The History of Leith

October 18, 2010

Sir Andrew Wood-Leith Sea Dogs Part 3

Sir Andrew was richly rewarded by James for his great services, and in some measure to make up for the losses he had sustained, and, as no castle could be built without the king’s permission, licence was given him to erect such at Largo as a defence against English pirates who, in raiding the shores of Fife, would never fail to make his dwelling a special object of attack. This castle, according to the same old chronicler, he is said to have compelled some English pirates captured at sea to build by way of ransom.

Henry VII., indignant at the disgrace brought upon the English flag by so humiliating a defeat, is said to have offered an annual pension of £1,000 to any English captain who should capture the ships of Wood and take him prisoner. Now, unless history utterly belies the character of Henry VII., such a story is entirely out of keeping with all we know of him, for he was a man of peace and loved money even to miserliness. Be that as it may, one Stephen Bull, when other English captains had declined to attempt so risky an enterprise, equipped
three ships, and determined to bring Wood to London dead or alive. We know little of Bull beyond the fact that he was knighted by Sir Edward Howard in Brittany in 1512, and we know nothing at all of his three ships, except that they were neither king’s ships nor in the king’s service.

But we have not read aright the story of the deeds of the Leith sailor men in days of yore if we have not learned that for merchant ships to be guilty of piratical attacks upon those of other nations, and to be sometimes captured by those they attacked, was a very common incident on the high seas in those lawless times. Indeed common was it that it had been a long-established custom on the North Sea for mariners thus captured, when they were not made to ” walk the plank,” as they at times were, to be ransomed by their friends at the very moderate charge of twenty shillings a mariner and
forty shillings the master or skipper.

With his three ships Bull sailed for the Forth in July 1490, and, entering the Firth, lay to behind the Isle of May. In the belief that peace had been established with England Wood had sailed for Flanders, partly by way of trade and partly as convoy to the merchant fleet.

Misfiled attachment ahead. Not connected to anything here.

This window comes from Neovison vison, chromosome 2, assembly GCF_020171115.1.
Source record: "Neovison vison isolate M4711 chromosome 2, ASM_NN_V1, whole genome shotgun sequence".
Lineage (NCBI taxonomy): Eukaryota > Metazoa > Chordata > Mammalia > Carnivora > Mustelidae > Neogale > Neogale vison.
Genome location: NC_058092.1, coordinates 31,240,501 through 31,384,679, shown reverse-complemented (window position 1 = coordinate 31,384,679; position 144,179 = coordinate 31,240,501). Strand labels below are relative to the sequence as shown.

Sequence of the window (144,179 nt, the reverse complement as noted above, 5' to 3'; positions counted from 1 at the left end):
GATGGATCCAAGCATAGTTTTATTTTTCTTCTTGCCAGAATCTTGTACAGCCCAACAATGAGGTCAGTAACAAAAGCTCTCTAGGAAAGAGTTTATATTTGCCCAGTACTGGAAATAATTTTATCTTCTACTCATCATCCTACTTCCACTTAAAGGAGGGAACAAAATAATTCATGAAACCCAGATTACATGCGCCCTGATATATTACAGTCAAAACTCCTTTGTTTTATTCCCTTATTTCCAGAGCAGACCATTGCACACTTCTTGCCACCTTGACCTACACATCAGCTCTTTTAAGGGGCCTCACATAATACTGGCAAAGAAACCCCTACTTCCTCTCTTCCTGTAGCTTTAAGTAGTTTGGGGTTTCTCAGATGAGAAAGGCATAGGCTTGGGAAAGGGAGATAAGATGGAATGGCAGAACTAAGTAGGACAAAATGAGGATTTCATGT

On a fine sunny morning in August Sir Andrew Wood’s wo ships hove in sight, and all unconscious of the presence of the lurking enemy, steered their way towards the Forth. But no sooner did Wood perceive the English ships with the white flag and red cross of St. George
than he at once gave the signal for immediate action, and fought ” fra the ryssing of the sun till the gaeing doun of the same in the lang simmer’s day, quhile all the men and women that dwelt near the coast syd stood and beheld fche fighting, quhilk was terrible to sie.”

This running fight was kept up for three days, when victory once more declared itself on the side of the seemingly invincible Leith captain, and, after taking the ships to Dundee, Wood and his prizes eventually came to Leith, bringing sorrow as well as joy to the town, for many a member of his crew had fallen in the desperate three days’ encounter. These two naval victories of Sir Andrew Wood by which he is popularly known rest solely on the picturesque narrative of the gossipy Pitscottie, who is not generally relied on unless corroborated by other writers. But we must remember that Pitscottie was near neighbour to the Woods at Largo, and the familiar friend of Sir Andrew’s second and more distinguished son John, who played a notable part in the service of James V. Besides, he was intimate with Sir Robert Barton, the first skipper of the Great Michael, and from him he got all the details of that famous ship.

source-The Story of Leith

Some Text